"One day, though, you will need something else!" Mozart interrupted his dark thoughts, by cheerily thumping his goblet on the table. "Elentar, I met a girl."
A light shone in Mozart's eyes. "Nay – forgive me for this blunder! I met a woman, and I tell you, she is the woman of my heart – and my life. Her name is Constanze. You will have to meet her. You will love her!" He broke off, took another swig of wine. "And my father will hate her," he continued morosely.
"I would be delighted to meet the woman who makes your eyes shine like that," Elentar put in, feeling the sting of loneliness a little more acute than before.
"Oh!" Mozart cried, "She does not only make my eyes shine! She makes the world shine! She is – my sunshine!" Again he stopped talking, trilling a few measures of an excited little song. Then the song changed again, to a more measured pace.
"There! We were talking about loneliness. I shall make a song for you, a song to loneliness. And it shall remind you of me forever."
"Why do you want to give me a song?" Elentar was perplexed.
"Because," Mozart said, "you are one of the few people I have encountered in my life, who understand the magic of music and its power. You understand every word I say to you about music, no matter if it's a ditty to annoy His Illustriousness, a song to bring a poem to life, or a symphony. There's music inside you, too. One day, I am sure of it, you will discover its power. The powerful magic of music!" He broke off and rolled his eyes, laughing off the pathos of his words. "And," he added, a warm smile on his face, "because you are a friend, mon ami, and although I cannot heal your loneliness, I can give you a song for it. So that's what I will do."


It was an icy winter, the winter of 1791. The gravediggers had had a hard time of loosening enough soil to be able to cover the new body in the communal grave of the first precinct in the cemetery of St Marx.

"A miserable day for being buried," one of them muttered, throwing another shovel of half-frozen earth down into the grave.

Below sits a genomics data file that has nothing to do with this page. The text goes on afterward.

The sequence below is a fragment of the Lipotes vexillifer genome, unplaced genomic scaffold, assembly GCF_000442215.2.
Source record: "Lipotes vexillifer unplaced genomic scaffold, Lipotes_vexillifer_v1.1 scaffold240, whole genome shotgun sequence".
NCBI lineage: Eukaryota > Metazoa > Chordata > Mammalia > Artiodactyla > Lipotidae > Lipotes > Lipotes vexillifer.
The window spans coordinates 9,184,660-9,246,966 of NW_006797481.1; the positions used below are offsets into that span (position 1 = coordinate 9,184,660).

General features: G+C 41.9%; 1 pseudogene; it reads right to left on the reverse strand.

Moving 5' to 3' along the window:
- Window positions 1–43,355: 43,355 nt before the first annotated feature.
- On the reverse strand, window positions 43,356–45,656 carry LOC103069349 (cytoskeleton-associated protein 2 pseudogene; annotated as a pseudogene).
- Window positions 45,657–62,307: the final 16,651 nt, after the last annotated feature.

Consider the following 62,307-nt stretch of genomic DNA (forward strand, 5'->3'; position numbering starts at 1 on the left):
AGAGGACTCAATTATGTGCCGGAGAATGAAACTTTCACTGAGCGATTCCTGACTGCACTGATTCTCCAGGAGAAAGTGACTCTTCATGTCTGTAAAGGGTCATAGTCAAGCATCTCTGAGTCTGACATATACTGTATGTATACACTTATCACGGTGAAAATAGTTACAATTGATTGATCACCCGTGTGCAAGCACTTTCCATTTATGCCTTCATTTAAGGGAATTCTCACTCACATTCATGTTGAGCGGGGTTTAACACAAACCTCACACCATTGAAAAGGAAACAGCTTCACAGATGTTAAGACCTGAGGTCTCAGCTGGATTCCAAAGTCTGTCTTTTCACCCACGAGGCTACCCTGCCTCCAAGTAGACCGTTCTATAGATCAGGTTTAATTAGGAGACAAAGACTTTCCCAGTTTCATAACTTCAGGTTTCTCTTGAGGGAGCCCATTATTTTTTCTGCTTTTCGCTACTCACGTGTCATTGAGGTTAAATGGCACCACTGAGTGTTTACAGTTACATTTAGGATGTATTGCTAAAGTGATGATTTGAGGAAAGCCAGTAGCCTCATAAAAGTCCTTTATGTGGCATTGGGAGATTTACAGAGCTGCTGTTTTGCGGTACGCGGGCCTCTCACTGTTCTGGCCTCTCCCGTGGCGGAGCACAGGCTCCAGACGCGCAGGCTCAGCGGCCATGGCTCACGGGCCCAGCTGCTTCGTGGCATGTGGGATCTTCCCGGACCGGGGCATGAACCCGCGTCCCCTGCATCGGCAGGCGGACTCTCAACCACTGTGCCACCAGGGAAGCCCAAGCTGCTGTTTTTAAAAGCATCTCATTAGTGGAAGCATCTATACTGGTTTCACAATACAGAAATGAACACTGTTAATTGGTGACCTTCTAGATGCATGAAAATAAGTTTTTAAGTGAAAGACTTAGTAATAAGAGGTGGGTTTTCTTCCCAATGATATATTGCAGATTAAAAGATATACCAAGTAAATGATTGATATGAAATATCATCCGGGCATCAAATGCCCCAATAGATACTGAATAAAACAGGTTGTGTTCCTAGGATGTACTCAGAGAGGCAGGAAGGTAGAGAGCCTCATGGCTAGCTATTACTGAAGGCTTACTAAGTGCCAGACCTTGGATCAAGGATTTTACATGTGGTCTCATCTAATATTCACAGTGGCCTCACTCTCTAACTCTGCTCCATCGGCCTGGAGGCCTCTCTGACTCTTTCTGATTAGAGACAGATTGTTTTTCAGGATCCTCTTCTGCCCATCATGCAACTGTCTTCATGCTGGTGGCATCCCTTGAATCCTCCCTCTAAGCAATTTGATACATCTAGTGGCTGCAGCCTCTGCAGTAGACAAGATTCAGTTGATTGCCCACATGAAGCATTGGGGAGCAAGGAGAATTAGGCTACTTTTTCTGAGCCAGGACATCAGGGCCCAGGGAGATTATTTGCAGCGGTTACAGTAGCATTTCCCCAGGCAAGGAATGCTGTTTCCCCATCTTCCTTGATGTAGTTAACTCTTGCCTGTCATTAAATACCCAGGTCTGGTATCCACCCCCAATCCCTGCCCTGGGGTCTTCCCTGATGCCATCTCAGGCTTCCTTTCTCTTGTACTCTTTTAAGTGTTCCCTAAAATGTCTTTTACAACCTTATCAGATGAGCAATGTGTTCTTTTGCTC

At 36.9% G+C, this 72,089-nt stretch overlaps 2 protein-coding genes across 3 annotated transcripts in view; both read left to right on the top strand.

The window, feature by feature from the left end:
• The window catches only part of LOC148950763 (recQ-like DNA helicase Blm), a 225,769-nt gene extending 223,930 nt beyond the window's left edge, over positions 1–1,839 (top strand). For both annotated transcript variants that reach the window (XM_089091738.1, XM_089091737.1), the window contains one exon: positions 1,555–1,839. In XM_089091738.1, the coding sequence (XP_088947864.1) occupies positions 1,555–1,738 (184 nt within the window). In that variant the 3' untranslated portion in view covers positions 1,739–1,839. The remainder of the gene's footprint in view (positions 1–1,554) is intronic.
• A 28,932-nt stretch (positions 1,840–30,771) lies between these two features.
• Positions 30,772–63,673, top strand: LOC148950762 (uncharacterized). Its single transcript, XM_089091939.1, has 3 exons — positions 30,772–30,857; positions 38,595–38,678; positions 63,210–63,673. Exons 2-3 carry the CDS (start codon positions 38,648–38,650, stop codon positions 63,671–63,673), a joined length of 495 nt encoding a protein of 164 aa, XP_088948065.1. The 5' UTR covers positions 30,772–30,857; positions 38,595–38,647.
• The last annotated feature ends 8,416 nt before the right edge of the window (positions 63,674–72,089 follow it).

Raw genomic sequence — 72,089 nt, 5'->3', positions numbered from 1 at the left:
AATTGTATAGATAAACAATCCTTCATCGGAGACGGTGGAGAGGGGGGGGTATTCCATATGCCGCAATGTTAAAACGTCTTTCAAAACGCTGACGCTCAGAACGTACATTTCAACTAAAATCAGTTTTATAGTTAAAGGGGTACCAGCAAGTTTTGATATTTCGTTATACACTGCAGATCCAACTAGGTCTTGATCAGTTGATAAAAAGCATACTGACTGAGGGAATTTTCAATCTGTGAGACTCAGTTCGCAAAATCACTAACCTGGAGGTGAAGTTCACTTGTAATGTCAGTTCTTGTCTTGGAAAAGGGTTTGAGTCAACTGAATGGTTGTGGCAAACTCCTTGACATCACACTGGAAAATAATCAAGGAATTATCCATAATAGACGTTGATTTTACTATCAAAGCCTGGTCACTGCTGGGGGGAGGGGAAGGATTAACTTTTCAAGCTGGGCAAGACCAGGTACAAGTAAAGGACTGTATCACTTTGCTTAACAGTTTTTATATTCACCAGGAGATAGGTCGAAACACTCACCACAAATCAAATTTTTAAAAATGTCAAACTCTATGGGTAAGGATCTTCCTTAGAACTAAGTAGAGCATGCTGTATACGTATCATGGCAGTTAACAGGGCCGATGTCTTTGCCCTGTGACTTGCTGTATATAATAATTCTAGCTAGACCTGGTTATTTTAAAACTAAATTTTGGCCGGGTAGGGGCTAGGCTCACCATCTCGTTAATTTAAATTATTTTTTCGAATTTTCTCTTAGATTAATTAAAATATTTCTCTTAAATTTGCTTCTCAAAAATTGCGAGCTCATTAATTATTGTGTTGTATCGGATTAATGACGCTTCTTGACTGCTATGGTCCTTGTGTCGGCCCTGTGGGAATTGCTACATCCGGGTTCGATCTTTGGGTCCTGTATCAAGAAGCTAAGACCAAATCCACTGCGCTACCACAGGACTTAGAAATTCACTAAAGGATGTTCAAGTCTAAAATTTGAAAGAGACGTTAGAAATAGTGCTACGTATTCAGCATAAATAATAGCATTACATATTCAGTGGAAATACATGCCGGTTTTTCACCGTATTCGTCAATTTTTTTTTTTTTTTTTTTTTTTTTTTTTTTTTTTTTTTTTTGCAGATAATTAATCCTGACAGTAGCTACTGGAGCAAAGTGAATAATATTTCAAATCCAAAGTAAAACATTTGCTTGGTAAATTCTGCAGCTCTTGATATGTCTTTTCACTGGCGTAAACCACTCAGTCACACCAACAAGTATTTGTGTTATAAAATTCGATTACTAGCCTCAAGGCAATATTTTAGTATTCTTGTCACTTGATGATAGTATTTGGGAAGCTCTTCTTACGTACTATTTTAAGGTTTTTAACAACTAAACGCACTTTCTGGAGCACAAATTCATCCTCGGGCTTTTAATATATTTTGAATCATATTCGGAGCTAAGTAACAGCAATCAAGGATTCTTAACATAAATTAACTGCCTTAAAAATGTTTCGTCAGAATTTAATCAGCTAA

"Indeed," the other gravedigger agreed, "The poor widow, could you see how cold she was? Shivering all over!"
"Might be the grievin', too," the first one suggested. "It gets right bodily to some of them, I knew one widow, burly as they come –"
"Oh, stop it, I know all yer tales," the second one grumbled. "D'ye know who he was? I over'eard how he was given his last blessing in the chapel of St Stephen yester eve, so I don' see no reason for there being such a populace scurrying to a cheap grave on such a cold day."
"Aye," the first man agreed. "What with the cold, I shoulda' thunk they'd be right and content with bidding their farewells in the church, I would. Where there's warmer and the way to the pub's not quite as far."
He scooped up the next shovel of dirt. "But aye, I happen to know who he was. A composer that's what he was, a musician of sorts. Must have been quite famous a few years ago. Of the name of Mozart, Wolfgang Amadé. That's why the crowd and all."
"Not as famous as he used to be then," the second man commented. "Or he's wasted his famous money, getting put into a common grave that way."
"Yep," said the first, surveying the result of their work. Not a bit of the white shroud peeked through the dark heap of earth anymore. "Had he been smart, he'd be laid out in one of those." He jerked his elbow at the mausoleums of the rich and the nobility that lined the "good" side of the graveyard. "But famous doesn' equal smart, obviously."
The other man nodded and shouldered his shovel. "We're done. Let's go."
Without another glance at the grave, they turned around and hurried away, eager to get back into the warmth and share a mug of mulled wine or some spirits to drive the cold out of their bones.

Only when they were safely out of sight, Elentar stepped out of the shadows of a nearby mausoleum and walked to the grave.